Friday, August 26, 2011

Adios Comrade Rex: 'We Shall Always Ask Why, Says Zimbabwe President Mugabe

Adios Cde Rex...We shall always ask why: President

Sunday, 21 August 2011 02:14
By Lovemore Chikova

PRESIDENT Mugabe has said the tragic events surrounding the death of General Solomon Mujuru will forever baffle the nation.

The Head of State and Government and Commander-in-Chief of the Zimbabwe Defence Forces was speaking at the burial of the late national army commander at the National Heroes’ Acre yesterday.

Gen Mujuru, whose Chimurenga name was Rex Nhongo, died in an inferno at his farmhouse in Beatrice on Tuesday last week.

“No one ever imagined that such a battle-hardened soldier could die so ingloriously, so uneventfully,” said President Mugabe.

“The tragic occurrence which has brought us all here will forever baffle us. For a very long time, we shall continue to ask: why, why, why?”
President Mugabe said Gen Mujuru did not deserve to die in the manner he did.

He said the tragic events were more painful, especially considering that Gen Mujuru had survived many battles of the Second Chimurenga and the harsh conditions of the bush.

“Today is a very sad day indeed, that saps our energies and devastates our hearts,” said President Mugabe.

“It is painful. But this is how God willed it and we cannot do anything about it, except to grieve, to ask so many questions and finally to accept his demise even though it will always hurt.”

President Mugabe described Gen Mujuru as a “gallant soldier-liberator, a fearless nationalist, a consistent cadre who put his life on the line for a people, for our country, indeed for our nation.

“The grief has been genuine and heartfelt; the grief has been spontaneous, grief issuing from well beneath the heart, indeed the grief of genuine affection and deep respect for a role well played, an honour well earned.”

The President said the cruel fire that claimed the life of Gen Mujuru would not “consume his role and fame, both of which assure his place in the long history of Zimbabwe.

“For he is a brave fighter, a fighter of fighters, a freedom fighter who never used command or title to avoid the risks of war,” he said.

“We gather here to bury a cadre who saw it all, a cadre distilled by the revolution, a cadre tried and tested, and hardened in the crucible of a protracted struggle.”

President Mugabe said Gen Mujuru, together with others like the late national heroes Cde Josiah Tongogara, Cde Vitalis Zvinavashe, Cde Josiah Tungamirai and Cde Lookout Masuku, were instrumental in shaping the liberation struggle.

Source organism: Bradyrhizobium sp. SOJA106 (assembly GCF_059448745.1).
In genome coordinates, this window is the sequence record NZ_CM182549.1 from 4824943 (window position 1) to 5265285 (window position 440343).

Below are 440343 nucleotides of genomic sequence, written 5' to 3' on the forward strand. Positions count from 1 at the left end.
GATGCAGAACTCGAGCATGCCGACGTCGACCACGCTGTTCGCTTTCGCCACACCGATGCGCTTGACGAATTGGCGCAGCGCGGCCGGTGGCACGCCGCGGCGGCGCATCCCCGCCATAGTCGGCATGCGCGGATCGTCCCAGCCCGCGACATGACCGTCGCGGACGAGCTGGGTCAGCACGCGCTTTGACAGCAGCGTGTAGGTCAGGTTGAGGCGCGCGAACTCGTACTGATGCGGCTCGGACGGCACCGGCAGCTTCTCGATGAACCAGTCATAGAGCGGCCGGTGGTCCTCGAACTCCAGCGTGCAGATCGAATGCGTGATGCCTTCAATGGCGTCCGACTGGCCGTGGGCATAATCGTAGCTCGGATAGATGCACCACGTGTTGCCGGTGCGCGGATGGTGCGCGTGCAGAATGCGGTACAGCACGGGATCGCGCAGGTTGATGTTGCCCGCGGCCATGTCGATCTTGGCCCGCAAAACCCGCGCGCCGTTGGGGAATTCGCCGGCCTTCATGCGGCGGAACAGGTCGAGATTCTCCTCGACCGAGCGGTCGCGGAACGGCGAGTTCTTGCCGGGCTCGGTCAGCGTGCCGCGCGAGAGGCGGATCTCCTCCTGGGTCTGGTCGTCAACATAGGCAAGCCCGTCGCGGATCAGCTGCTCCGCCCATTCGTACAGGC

He said the fighters’ leaders re-strategised after a phase of failure in which fighters were easily defeated by the rogue Ian Smith regime.

“We used the imagery of a fish and water, stressing the need for the freedom fighters to forge relations of mutual trust and dependence with the masses,” said President Mugabe.

“This was the gospel of our two parties, a gospel which commanders like Rex inculcated in the fighters.

“We worked with the people, resting the whole war effort on their conscious commitment to overthrowing foreign occupation so their grievances would be addressed through the instrumentality of a national people’s government which we envisaged after the war.”

The President said Gen Mujuru, who rose to become the deputy commander of Zanla, fought the war to bring sovereignty to the country.

“Rex did not go to war so that the land remains shackled, occupied by a small white settler class,” he said.

“Rex did not sacrifice the better part of his life, so a nation of mere labourers would emerge. We were that already before he went to war."

President Mugabe urged Zimbabweans to take control of industries and the means of production.

He said indigenous people should not be content with being chief executive officers.

The President also castigated those making super profits by exploiting the masses.

"Zimbabweans are now going for high prices," he said. "You want to be rich in one day. Only thieves get rich in one day."

President Mugabe said the issues of sovereignty, land and ownership of natural resources were not negotiable.

He, however, urged Zimbabweans to desist from political violence and foster peace.

"We do not want violence," he said. "Please, no violence, no violence, no violence.

"Let us have peace among us. If you are Zanu-PF you know the aims of Zanu-PF.

"If it is chinja, you know that they say chinja, saying things should not remain the same. While we say: how can you change your father and mother?"

-The Sunday Mail

No comments: